“I look at a red apple, and visually experience its color…” (So far so good! A little oddly phrased, but still pretty well grounded in the reality of people, apples, and colors.) “…This experience instantiates a phenomenal quality R, which we might call phenomenal redness.” (And then *poof!* we’re back in theory-land.)

Note: Lest it still seem as though I am critiquing an outdated, minority viewpoint, please read the post "This Means You Too, Andy Clark."


  1. I could easily be wrong, but I see two related tacks here in your argument: one is about the kinds of concepts philosophers use and the other is about the language they use. Perhaps these two can't be separated. I could easily see a philosopher responding that you are setting up an untenable distinction between the "abstract concept" and the "real-life example." Philosophy (this person might argue) *is* reasoning from the particular to the general. Personally I agree with where you're going with this, but of course that's probably why I'm not a philosopher. I could say, though, that the "living, breathing cocker spaniel" of your example is as much a "theoretical construct" as Fodor's "DOG," since both are *linguistic* constructions: neither is a "real" dog in that sense. So I want to hear more about what role the "real-life example" is going to play in your argument.

  2. Excellent comments. I’ll address them one by one.
    1) Concepts vs. language: The relationship between the two is a tricky issue that I’ll go into more detail on later. For the purposes of the (very limited, mundane) point I’m making right now, either will do. If you want to think of it as philosophers of mind using particular types of concepts, fine. If you want to think of it as them using particular types of language, that’s fine too.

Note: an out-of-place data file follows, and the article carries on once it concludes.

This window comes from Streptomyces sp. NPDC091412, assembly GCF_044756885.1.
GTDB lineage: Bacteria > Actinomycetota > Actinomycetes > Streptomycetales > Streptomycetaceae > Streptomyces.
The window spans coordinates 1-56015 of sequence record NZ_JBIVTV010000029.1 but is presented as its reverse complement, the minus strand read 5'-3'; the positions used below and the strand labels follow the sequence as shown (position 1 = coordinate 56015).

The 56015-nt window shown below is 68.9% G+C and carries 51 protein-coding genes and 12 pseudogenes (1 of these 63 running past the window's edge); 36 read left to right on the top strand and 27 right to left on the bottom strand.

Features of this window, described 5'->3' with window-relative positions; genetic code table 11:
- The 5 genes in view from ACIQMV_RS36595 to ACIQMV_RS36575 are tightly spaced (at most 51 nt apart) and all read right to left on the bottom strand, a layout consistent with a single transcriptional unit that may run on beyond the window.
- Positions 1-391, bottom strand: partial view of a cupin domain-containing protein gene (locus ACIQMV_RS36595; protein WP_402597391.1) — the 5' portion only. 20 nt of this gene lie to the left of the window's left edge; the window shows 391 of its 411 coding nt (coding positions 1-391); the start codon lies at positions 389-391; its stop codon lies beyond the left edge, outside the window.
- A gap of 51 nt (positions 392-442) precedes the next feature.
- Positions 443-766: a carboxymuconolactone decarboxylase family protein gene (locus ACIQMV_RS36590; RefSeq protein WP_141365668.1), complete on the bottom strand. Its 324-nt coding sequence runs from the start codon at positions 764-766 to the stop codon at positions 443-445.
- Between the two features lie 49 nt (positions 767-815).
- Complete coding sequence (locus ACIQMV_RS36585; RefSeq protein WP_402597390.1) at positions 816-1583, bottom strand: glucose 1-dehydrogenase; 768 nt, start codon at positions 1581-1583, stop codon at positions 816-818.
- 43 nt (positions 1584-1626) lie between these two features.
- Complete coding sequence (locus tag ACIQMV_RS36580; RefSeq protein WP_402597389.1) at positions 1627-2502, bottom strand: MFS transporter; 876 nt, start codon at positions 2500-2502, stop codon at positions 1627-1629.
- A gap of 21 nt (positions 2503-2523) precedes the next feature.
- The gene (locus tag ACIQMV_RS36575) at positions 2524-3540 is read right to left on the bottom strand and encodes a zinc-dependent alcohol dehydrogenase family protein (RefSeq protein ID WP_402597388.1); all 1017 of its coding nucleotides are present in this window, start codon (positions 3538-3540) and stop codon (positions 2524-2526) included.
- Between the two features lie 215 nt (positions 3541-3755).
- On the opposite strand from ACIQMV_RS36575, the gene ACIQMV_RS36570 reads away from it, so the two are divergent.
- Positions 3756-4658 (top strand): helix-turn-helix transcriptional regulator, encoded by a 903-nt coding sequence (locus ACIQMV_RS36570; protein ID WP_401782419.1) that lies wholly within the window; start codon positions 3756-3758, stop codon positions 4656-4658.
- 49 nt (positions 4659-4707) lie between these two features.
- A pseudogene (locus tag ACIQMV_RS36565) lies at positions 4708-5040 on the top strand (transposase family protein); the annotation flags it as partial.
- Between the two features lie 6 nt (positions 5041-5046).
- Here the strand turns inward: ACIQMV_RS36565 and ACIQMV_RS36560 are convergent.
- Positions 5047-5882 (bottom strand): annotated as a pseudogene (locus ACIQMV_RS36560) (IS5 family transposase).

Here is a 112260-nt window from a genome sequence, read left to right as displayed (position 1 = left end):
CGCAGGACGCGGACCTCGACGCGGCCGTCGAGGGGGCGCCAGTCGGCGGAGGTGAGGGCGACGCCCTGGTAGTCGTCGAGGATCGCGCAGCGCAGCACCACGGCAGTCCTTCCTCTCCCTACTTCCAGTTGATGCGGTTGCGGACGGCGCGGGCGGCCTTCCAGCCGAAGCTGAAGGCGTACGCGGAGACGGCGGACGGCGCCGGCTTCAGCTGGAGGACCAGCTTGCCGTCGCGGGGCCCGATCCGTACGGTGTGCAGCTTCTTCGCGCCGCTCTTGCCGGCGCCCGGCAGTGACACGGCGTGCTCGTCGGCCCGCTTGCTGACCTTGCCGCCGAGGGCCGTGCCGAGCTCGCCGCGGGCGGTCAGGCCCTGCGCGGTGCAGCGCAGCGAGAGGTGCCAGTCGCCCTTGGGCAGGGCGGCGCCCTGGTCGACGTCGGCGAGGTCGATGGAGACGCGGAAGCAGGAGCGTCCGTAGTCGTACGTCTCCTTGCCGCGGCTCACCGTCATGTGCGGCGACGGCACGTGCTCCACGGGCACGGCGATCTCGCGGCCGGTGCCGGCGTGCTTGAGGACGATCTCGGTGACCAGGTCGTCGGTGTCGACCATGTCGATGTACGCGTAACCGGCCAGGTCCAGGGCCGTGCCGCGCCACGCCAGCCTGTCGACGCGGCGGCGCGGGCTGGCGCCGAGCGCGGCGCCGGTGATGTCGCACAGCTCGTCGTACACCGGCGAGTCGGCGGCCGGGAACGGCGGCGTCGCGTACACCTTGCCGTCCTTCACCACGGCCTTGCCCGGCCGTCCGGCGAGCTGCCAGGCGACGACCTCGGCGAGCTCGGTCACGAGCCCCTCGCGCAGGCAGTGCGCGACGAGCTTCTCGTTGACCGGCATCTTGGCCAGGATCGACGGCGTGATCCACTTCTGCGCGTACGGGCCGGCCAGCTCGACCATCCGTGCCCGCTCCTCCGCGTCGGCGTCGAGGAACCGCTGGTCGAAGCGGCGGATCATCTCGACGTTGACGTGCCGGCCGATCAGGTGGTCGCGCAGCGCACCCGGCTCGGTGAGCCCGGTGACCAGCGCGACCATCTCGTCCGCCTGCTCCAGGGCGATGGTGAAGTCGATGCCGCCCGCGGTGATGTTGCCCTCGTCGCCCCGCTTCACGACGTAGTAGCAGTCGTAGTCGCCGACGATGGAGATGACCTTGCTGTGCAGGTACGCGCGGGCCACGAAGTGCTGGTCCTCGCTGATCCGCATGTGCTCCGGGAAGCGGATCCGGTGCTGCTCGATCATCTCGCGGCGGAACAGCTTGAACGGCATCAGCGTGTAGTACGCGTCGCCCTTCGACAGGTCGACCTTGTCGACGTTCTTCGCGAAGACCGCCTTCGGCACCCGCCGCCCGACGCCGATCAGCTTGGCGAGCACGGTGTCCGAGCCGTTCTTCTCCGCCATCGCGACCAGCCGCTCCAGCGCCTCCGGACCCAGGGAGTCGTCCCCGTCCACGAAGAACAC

2)Abstraction vs. reality: I’m not wedded to any of the terms I’m using here. In fact, “reasoning from the particular to the general” is at least as good a way to say what I’m getting at. Anyone who finds that terminology less objectionable can feel free to replace my references to “talking in abstract/theoretical terms” with “reasoning from the particular to the general.” The point stands that this is different from ordinary ways of speaking, and we are entitled to ask how useful it is. How are the general things philosophers come up with relevant to, and able to explain, particular cases?

    3)Certainly the phrase “living, breathing cocker spaniel” is a linguistic construction; it is, literally, made out of words. What I’m talking about is an actual dog — whatever that would make you think of if we were not talking about philosophy. Again, I’m trying to point out something mundane and obvious, not make a philosophical argument. I hope everyone can agree that DOG is a theoretical construct in a way that, for instance, your dog (whom I happen to know is named Tara) is not. Again, feel free to substitute the particular/general distinction here. In an explanation of how you’re able to identify a dog, instead of talking about particulars, what actually happens — e.g., when someone points to Tara and asks what kind of animal that is, you automatically say “dog” — a philosopher of mind talks in general (abstract, theoretical, whatever) terms, with references to concepts and instantiation and tokens and so on.

    Does this adequately address those issues for you?